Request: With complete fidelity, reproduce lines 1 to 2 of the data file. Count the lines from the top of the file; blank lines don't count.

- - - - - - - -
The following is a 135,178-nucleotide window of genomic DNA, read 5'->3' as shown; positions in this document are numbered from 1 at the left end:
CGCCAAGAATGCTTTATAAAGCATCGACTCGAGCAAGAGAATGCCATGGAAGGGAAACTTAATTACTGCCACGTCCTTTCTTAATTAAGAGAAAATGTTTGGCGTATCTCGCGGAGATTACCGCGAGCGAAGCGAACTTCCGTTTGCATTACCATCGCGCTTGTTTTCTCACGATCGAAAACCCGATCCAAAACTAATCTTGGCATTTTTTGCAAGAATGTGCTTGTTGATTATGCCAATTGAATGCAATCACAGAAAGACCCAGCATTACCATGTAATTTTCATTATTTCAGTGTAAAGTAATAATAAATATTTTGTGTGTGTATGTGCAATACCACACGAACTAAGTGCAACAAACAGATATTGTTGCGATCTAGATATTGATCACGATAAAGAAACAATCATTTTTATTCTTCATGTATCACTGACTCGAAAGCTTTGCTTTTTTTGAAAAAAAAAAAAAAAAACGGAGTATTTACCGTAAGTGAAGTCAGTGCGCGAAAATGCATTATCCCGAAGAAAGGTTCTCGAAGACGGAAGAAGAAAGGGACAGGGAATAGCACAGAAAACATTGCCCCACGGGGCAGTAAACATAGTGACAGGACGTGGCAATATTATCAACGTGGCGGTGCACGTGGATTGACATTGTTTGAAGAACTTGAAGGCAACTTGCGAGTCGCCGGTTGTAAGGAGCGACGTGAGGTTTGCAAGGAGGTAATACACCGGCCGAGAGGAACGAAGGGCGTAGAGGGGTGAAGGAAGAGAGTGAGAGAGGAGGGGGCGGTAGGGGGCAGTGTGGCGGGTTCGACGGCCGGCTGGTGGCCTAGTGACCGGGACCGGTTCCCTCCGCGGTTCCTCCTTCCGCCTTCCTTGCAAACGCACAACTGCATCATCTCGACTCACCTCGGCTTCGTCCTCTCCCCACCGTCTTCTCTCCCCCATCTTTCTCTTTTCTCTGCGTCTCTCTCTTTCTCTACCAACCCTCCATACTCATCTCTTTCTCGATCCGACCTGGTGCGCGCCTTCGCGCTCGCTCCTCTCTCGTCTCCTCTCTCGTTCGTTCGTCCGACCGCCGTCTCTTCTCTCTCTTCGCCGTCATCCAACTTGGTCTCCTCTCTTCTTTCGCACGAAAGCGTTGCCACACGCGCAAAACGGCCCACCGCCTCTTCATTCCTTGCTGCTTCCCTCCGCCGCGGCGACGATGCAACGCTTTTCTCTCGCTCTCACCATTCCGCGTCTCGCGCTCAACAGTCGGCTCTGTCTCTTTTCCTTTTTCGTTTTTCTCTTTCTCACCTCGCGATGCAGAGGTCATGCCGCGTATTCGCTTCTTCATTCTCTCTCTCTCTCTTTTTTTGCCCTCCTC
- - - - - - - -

The following is a 135,178-nucleotide window of genomic DNA, read 5'->3' as shown; positions in this document are numbered from 1 at the left end:
CGCCAAGAATGCTTTATAAAGCATCGACTCGAGCAAGAGAATGCCATGGAAGGGAAACTTAATTACTGCCACGTCCTTTCTTAATTAAGAGAAAATGTTTGGCGTATCTCGCGGAGATTACCGCGAGCGAAGCGAACTTCCGTTTGCATTACCATCGCGCTTGTTTTCTCACGATCGAAAACCCGATCCAAAACTAATCTTGGCATTTTTTGCAAGAATGTGCTTGTTGATTATGCCAATTGAATGCAATCACAGAAAGACCCAGCATTACCATGTAATTTTCATTATTTCAGTGTAAAGTAATAATAAATATTTTGTGTGTGTATGTGCAATACCACACGAACTAAGTGCAACAAACAGATATTGTTGCGATCTAGATATTGATCACGATAAAGAAACAATCATTTTTATTCTTCATGTATCACTGACTCGAAAGCTTTGCTTTTTTTGAAAAAAAAAAAAAAAAACGGAGTATTTACCGTAAGTGAAGTCAGTGCGCGAAAATGCATTATCCCGAAGAAAGGTTCTCGAAGACGGAAGAAGAAAGGGACAGGGAATAGCACAGAAAACATTGCCCCACGGGGCAGTAAACATAGTGACAGGACGTGGCAATATTATCAACGTGGCGGTGCACGTGGATTGACATTGTTTGAAGAACTTGAAGGCAACTTGCGAGTCGCCGGTTGTAAGGAGCGACGTGAGGTTTGCAAGGAGGTAATACACCGGCCGAGAGGAACGAAGGGCGTAGAGGGGTGAAGGAAGAGAGTGAGAGAGGAGGGGGCGGTAGGGGGCAGTGTGGCGGGTTCGACGGCCGGCTGGTGGCCTAGTGACCGGGACCGGTTCCCTCCGCGGTTCCTCCTTCCGCCTTCCTTGCAAACGCACAACTGCATCATCTCGACTCACCTCGGCTTCGTCCTCTCCCCACCGTCTTCTCTCCCCCATCTTTCTCTTTTCTCTGCGTCTCTCTCTTTCTCTACCAACCCTCCATACTCATCTCTTTCTCGATCCGACCTGGTGCGCGCCTTCGCGCTCGCTCCTCTCTCGTCTCCTCTCTCGTTCGTTCGTCCGACCGCCGTCTCTTCTCTCTCTTCGCCGTCATCCAACTTGGTCTCCTCTCTTCTTTCGCACGAAAGCGTTGCCACACGCGCAAAACGGCCCACCGCCTCTTCATTCCTTGCTGCTTCCCTCCGCCGCGGCGACGATGCAACGCTTTTCTCTCGCTCTCACCATTCCGCGTCTCGCGCTCAACAGTCGGCTCTGTCTCTTTTCCTTTTTCGTTTTTCTCTTTCTCACCTCGCGATGCAGAGGTCATGCCGCGTATTCGCTTCTTCATTCTCTCTCTCTCTCTTTTTTTGCCCTCCTC